For the latest on Super Bowl ads on Canadian cable and satellite, click here.
Note: This post has been corrected. I originally confused the two rulings for satellite companies as being the same. In fact, the Commission ruled in different ways for the two. Thanks to Patrick for pointing out the error.
Catching up on some CRTC broadcasting news over the holidays:
A complaint filed by CTV against Bell and Shaw, which run our two national satellite TV providers, has resulted in an order from the broadcast regulator forcing the two providers to close loopholes allowing Canadian viewers to see U.S. commercials during the Super Bowl.
Last year, both Bell TV (formerly Bell ExpressVu) and Shaw’s StarChoice concocted a scheme whose logic was something like this:
- The CRTC requires broadcast distributors (i.e. cable and satellite companies) to use “simultaneous substitution” to replace U.S. channels with Canadian ones when both are airing the same show. This is so that Canadian networks get all the advertising money. Normally nobody cares that they’re seeing Canadian commercials instead of American ones, but the Super Bowl is the one time of the year when people want to watch the commercials. Canadian Super Bowl commercials just don’t measure up.
- The CRTC rules have some loopholes. The substitution is only done when requested by the Canadian network, it’s only done when the Canadian signal is of equal or better quality than the U.S. one (which caused some issues in the early days of HD), and it’s only done in markets that have a Canadian over-the-air broadcaster.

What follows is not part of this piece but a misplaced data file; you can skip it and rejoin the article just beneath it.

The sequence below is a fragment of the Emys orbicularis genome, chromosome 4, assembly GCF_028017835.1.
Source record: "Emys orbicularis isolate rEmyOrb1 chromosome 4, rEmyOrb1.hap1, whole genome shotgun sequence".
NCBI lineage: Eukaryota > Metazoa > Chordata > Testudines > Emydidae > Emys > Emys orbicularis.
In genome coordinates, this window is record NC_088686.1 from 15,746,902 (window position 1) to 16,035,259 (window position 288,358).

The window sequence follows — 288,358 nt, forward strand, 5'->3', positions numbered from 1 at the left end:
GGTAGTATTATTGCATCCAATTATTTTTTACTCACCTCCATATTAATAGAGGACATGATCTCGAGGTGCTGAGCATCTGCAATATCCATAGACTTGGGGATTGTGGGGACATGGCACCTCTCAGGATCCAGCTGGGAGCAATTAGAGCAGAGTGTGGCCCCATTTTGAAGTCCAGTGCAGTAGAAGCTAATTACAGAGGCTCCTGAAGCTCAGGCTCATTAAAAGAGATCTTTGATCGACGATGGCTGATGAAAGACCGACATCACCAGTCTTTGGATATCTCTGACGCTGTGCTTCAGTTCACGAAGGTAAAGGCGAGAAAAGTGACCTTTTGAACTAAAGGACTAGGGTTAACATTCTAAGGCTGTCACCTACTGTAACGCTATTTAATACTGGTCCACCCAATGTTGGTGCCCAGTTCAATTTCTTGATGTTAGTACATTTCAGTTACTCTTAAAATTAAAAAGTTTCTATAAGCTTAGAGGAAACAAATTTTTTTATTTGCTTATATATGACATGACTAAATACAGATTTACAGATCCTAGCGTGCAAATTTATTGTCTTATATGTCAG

- CTV had high-definition broadcasters only in Toronto and Vancouver, so simultaneous substitution of the Fox HD signal is only necessary in those two markets
- Bell and StarChoice developed a way to substitute the signal only for Toronto and Vancouver markets, and kept the Fox HD signals unsubstituted outside those markets for the benefit of Canadians wanting to watch the U.S. Super Bowl commercials. Viewers outside those markets would be given a choice of watching a substituted signal or an unsubstituted one.
CTV complained, and the CRTC agreed, that Bell TV is required to substitute those channels nationally, even for customers in markets where there is no Canadian broadcaster carrying the HD signal, because that is the method of substitution they currently use. The company, it said, can’t decide to use one method or the other depending on which is more convenient.
It dismissed Bell’s suggestion that the Super Bowl is an exception because it’s a “pop culture phenomenon”. CTV’s response to that:
CTV added that those viewers who really want to see the U.S. commercials can download them from the Internet within minutes after their being broadcast during the game.
The result is that Bell has to assure CTV in advance that simultaneous substitution will in fact take place for SD and HD signals nationally, and that Canadian subscribers not be given access to the U.S. commercials. Period.
In the case of StarChoice, the CRTC took a different tact. Unlike Bell TV, StarChoice substitutes channels locally through the receiver. They receive the U.S. signals, but are programmed to substitute them based on local requirements. This is the CRTC’s preferred method of substitution, as it protects local broadcasters. Since StarChoice didn’t deviate from their normal practice when they allowed subscribers outside of Toronto to view the U.S. Super Bowl feed, the CRTC ruled they are in compliance.
The CRTC did slap Shaw on the wrist about its cable TV service, which it said did not properly substitute the HD signal in 2008, but accepted the explanation that there were “technical difficulties” because Shaw had only started substitution for HD signals a month before the broadcast. They’re on a form of probation for the 2009 Super Bowl, with orders to take special steps to ensure substitution takes place as required.
The Super Bowl, which I think is a game of rugby or something, airs on Feb. 1 on NBC and CTV.
More commercial substitution
An unrelated issue, which the CRTC will debate next month, concerns “local availabilities of non-Canadian services”